Hebrew In Israel | Avraham and Malkitsedeq – Learn Torah

Hebrew In Israel | Avraham and Malkitsedeq – Learn Torah

Yoel Halevi No Comments

One of the most difficult subjects to write about are the things which serve an ideology for some.  When I attempt to explain certain points about Hebrew, some might find my explanation to be incorrect because it doesn’t fit this belief.  Saying this, I have to make it clear that I have no agenda but to teach Hebrew as is.  As it goes, my posts are to open up the subject, and not to set anything in stone.

When Avraham and Malkitzedeq meet we have a problematic syntax structure that has created a lot of speculation regarding who gave to whom.  This problem is due to the vague use of pronouns which do not always refer directly to any particle.  We find in the verse the following:

וּמַלְכִּיצֶדֶק מֶלֶךְ שָׁלֵם, הוֹצִיא לֶחֶם וָיָיִן; וְהוּא כֹהֵן, לְאֵל עֶלְיוֹן.

וַיְבָרְכֵהוּ, וַיֹּאמַר בָּרוּךְ אַבְרָם לְאֵל עֶלְיוֹן, קֹנֵה שָׁמַיִם וָאָרֶץ.

וּבָרוּךְ אֵל עֶלְיוֹן, אֲשֶׁרמִגֵּן צָרֶיךָ בְּיָדֶךָ; וַיִּתֶּןלוֹ מַעֲשֵׂר, מִכֹּל.

Then Melkitzedeq king of Salem brought out bread and wine. He was priest of God Most High, and he blessed Abram, saying,

“Blessed be Abram by God Most High,Creator of heaven and earth. And praise be to God Most High, who delivered your enemies into your hand.”

Then he gave him a tenth of everything.  Genesis 14:18-20

Some translations place the name “Avraham” under the proper translation “him” due to an attempt to clarify who did what.  However, as can be seen the word לו is placed in the Hebrew and not אברהם.  Hence we see that these translations do a disservice for the reader, giving him a wrong wording for the text.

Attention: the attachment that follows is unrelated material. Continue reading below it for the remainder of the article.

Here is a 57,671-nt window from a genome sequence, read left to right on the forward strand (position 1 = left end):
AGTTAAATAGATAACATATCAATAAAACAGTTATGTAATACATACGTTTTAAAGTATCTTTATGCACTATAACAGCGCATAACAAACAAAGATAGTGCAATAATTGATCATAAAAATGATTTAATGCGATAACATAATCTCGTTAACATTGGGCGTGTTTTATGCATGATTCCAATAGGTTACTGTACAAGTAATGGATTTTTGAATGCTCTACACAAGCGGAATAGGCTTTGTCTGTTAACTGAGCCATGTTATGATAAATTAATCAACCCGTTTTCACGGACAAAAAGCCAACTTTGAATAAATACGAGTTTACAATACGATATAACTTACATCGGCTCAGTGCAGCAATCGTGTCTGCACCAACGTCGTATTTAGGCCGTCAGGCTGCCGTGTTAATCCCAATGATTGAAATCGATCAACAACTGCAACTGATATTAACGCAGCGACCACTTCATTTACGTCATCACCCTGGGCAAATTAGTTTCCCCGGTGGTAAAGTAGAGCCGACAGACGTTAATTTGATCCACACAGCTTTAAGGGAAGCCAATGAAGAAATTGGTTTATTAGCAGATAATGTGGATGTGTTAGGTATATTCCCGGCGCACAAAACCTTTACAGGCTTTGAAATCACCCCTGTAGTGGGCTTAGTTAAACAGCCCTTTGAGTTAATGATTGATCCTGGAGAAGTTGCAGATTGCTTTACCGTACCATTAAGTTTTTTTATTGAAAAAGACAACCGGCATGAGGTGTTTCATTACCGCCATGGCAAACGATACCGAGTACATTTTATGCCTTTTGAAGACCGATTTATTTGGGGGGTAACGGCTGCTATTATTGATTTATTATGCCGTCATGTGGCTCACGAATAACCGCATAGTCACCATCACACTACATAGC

It is important to note that we do not have any fragments from the Dead Sea Scrolls to compare to the MS text. It is also noteworthy that the LXX we have has commentary statements in it making it difficult to sometimes know what was in the original text before the translator. 

The question raised here is who gave to whom? 

The answer is that when we pay attention to who is actually doing anything, we find that Malkitsedeq is the only one doing anything in this short section.  Hence, logically he would be the one doing the action of giving.  This concept is called “Preservation of subject” which helps us determine who did what when we have a pronoun substituted for a proper noun.  Because sometimes a text will skip from one person to another, the mechanism for knowing to whom we are to relate a deed via a pronoun would be to the last speaker/action person.  Avraham is the direction of speech, and as such is also the receiving end of the giving.  To argue that he is the giver is to allow an irrational jump from one person to another without any markers in the text that it happened, making Hebrew completely devoid of rules (S.Kogot “Between syntax and interpretation” Magnes press: Jerusalem, 2002).